I read a lot of blogs of women my age who are married with children. On occasion I feel weird that I cannot relate to mortgages, dirty diapers, and kiddie soccer games. When I see pictures of spectacularly beautiful children and anniversary celebrations I get that 7th grade feeling -- standing on the side of a gym, lights dimmed, pop music throbbing in the background, wondering if Kevin Ramonis is going to ask me to slow-dance. I'm the awkward outsider that buys shoes and gears up for lame dates and drags in my own groceries-- scads of dinners for one. This does not make me feel sad. My journey has other riches, as my friend Scotty reminded me this weekend. My life is rich, indeed. Not much money, but when I've gone down I've gone down big. And when I've won I've won big. I'm no magician, but I know magic. I have tasted and felt it.

We've had different journeys, but I find that blogs are the great equalizer. Best described as "online scrap-booking," I have a slew of favorite writers who share tidbits about their lives and somehow I feel close to them despite the miles.

This weekend I went apple-picking. Autumn is my favorite time of year and October is especially delicious. I love pulling on a sweater and a scarf. I love drinking hot apple cider and the unique golden light that brightens crisp cornstalks and flaming red leaves. I drove up to Princeton to meet my old friend Scott. I met Scott when I was 19 and full of idealism and dorky ideas about the world. Old friends provide good orientation and it was nice to ease into a seamless conversation that has been going on well over a decade. Scott came to Philadelphia on Sunday. He had not been to church in awhile and had never seen me in a leadership position. He said there were multiple times during the service he wanted to stand up and say, "Carms, come down from there."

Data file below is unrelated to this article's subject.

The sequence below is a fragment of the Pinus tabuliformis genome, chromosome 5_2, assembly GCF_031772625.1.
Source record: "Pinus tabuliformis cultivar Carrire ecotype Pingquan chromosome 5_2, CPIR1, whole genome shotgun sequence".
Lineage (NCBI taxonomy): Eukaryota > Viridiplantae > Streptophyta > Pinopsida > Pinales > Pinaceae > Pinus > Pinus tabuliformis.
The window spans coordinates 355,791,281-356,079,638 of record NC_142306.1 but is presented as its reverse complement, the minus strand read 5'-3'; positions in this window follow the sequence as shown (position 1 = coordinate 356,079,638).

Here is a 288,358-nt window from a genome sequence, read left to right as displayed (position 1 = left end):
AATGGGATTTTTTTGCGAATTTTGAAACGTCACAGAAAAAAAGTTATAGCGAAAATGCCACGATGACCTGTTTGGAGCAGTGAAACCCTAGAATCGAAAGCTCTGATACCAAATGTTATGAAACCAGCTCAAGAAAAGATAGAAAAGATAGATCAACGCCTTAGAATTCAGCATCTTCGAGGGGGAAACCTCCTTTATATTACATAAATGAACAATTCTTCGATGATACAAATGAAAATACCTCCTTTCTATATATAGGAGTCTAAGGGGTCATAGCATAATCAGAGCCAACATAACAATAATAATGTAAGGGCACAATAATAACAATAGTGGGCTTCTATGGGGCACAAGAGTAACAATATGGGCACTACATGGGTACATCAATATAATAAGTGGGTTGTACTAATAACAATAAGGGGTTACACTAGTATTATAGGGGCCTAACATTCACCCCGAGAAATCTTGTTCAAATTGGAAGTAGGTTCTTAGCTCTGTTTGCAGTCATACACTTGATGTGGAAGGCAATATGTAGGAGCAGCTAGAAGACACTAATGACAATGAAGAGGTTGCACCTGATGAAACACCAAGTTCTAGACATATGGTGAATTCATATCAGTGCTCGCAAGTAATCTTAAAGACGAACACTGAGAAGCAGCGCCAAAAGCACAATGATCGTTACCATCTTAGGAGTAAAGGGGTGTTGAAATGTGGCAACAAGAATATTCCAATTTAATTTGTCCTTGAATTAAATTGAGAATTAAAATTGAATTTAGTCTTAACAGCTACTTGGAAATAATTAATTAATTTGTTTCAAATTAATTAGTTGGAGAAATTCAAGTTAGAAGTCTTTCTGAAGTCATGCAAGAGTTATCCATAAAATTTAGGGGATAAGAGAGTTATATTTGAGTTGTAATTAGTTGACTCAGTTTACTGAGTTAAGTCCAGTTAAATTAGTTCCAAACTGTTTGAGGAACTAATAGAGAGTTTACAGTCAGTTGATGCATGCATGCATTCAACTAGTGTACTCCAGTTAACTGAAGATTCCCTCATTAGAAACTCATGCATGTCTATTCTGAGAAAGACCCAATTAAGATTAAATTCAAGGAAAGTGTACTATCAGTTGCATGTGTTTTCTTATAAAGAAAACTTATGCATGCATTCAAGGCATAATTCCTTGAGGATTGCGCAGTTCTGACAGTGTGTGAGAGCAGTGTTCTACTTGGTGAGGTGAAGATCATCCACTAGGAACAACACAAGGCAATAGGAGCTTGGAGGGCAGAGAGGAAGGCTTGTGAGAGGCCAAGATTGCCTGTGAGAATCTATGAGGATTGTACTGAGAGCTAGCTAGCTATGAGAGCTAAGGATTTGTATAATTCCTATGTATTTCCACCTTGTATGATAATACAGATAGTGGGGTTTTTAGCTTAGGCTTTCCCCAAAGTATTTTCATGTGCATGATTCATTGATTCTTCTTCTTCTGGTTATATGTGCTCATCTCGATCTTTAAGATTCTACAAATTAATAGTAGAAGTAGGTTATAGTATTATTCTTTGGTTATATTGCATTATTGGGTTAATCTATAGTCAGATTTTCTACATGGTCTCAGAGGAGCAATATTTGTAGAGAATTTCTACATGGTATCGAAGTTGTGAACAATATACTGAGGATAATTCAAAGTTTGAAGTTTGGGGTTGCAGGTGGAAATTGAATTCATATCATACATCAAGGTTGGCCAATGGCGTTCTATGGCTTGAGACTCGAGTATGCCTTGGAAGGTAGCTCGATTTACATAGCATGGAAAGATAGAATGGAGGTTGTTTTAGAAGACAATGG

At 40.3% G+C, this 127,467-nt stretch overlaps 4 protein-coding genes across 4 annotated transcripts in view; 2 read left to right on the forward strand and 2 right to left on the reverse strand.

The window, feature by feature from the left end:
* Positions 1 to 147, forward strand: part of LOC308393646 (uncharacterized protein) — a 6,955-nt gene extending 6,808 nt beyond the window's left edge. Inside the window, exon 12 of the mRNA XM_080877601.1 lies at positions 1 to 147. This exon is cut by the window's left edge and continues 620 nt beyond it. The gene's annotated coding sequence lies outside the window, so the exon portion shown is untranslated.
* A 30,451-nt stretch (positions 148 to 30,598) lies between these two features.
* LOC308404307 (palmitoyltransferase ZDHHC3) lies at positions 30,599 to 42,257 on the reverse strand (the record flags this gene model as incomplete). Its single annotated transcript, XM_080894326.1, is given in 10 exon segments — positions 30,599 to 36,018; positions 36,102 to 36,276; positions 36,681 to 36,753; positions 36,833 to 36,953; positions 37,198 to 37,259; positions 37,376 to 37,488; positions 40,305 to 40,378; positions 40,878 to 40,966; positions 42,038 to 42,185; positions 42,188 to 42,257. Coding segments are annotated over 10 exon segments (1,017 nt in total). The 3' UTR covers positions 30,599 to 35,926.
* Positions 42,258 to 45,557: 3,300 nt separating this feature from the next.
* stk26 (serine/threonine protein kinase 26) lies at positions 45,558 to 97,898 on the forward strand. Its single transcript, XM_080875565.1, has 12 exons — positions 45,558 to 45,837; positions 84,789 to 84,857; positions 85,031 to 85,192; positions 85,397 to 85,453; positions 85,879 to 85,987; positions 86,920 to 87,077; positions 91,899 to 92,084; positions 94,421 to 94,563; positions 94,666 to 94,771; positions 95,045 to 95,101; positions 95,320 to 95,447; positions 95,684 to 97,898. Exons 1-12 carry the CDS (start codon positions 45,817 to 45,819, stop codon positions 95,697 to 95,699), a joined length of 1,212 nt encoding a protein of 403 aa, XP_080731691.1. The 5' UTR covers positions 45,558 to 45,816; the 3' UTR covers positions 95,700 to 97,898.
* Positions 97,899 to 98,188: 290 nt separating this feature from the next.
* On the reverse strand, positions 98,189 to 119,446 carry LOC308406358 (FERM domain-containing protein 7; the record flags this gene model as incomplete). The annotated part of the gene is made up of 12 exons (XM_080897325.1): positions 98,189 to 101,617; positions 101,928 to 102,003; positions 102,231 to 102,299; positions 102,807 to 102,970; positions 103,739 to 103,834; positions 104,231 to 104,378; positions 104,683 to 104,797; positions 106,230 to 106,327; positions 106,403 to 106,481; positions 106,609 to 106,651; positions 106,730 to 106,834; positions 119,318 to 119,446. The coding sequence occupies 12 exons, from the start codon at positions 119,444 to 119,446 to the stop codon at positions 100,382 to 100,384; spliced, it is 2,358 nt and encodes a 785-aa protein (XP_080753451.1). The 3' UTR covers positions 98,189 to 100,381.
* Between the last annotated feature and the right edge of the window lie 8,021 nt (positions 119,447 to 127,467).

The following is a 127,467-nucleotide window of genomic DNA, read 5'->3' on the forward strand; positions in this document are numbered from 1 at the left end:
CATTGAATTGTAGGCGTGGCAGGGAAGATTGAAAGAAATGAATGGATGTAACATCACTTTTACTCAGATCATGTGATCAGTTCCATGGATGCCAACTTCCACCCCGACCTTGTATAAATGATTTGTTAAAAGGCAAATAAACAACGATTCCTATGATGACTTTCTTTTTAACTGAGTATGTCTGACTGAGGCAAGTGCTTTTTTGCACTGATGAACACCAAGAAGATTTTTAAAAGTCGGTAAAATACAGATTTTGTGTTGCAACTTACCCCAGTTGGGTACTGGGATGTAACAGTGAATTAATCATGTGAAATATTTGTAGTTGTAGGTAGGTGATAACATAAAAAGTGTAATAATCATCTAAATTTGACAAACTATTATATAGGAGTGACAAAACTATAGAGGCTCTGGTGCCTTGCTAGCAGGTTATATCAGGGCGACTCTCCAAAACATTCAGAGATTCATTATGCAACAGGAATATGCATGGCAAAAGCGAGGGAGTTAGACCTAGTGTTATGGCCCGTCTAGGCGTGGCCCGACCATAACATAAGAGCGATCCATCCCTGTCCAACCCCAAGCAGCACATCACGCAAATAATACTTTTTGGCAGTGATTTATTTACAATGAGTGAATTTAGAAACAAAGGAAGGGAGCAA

Me too, my brother! Me too.

Church can be so very strange and even a little disappointing at times. It is not always the community it should be. After I waved goodbye to Scott on Sunday I hurried to change my clothes for a funeral. As I stood at the graveside of a young man who left this world far too early, I was reminded again of the sweetness of friendship-- those people who help us tell our stories. There was a group of Boy Scouts who grew up together and cried tears of grief at the grave of their dear friend. The weather was kind and someone whispered to me after the service, "I am glad you do this job." I pondered this for awhile. I'm not sure that I always agree, but If nothing else, I hope I will always be a good witness. A good witness, a good storyteller, and someone who treasures the stories of others.

Thank you for sharing yours.

Tuesday, October 12, 2010

Happiest Place on -Erh-


Old Walt had a dream of creating a place where dreams come true. Mickey Mouse, Minnie, and Donald Duck live side by side in charming Tune Town where tourists can buy churros (fried bread dipped in cinnamon and sugar), ice cream, and endless kitsch. Disneyland is great and truly weird. I spent five days with my fam in Southern California and we milked it for all it was worth. My poor sister was sick with a sore throat, but we all rallied.

Being an Aunt is one of my most favorite things in the whole world. I loved watching Tyson throw his arms around giant, life-sized chipmunks in true adoration and staying up late at night reading books with Tate. Tiny Alyssa is her mama's girl, but in stolen sweet moments I won a few of her smiles and cuddles.

Little known fact: my dad ran into Walt Disney once. Literally. He was on a street corner in Seattle for the 1962 World's Fair and my dad accidently bumped into a man, apologized and quickly added, "Walt Disney... Excuse me, Walt Disney!"

I am not convinced a fictitious land filled with bawling babies, long lines, and a hefty helping of gluttony deserves the title of "Happiest Place on Earth," but it was a marvelous place to visit for a few days. Thanks fam for a great vaycay!